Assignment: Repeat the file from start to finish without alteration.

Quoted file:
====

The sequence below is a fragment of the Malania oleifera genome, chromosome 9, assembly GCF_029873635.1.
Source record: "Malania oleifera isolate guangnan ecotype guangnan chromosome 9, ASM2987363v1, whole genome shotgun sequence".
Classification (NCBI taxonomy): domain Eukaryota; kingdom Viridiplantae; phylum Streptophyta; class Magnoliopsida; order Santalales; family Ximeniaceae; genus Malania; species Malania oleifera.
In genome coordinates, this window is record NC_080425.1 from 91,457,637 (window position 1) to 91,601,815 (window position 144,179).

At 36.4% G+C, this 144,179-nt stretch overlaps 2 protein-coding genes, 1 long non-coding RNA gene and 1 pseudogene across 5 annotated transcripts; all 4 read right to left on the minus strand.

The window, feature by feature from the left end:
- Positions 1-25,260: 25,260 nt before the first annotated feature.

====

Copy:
The sequence below is a fragment of the Malania oleifera genome, chromosome 9, assembly GCF_029873635.1.
Source record: "Malania oleifera isolate guangnan ecotype guangnan chromosome 9, ASM2987363v1, whole genome shotgun sequence".
Classification (NCBI taxonomy): domain Eukaryota; kingdom Viridiplantae; phylum Streptophyta; class Magnoliopsida; order Santalales; family Ximeniaceae; genus Malania; species Malania oleifera.
In genome coordinates, this window is record NC_080425.1 from 91,457,637 (window position 1) to 91,601,815 (window position 144,179).

At 36.4% G+C, this 144,179-nt stretch overlaps 2 protein-coding genes, 1 long non-coding RNA gene and 1 pseudogene across 5 annotated transcripts; all 4 read right to left on the minus strand.

The window, feature by feature from the left end:
- Positions 1-25,260: 25,260 nt before the first annotated feature.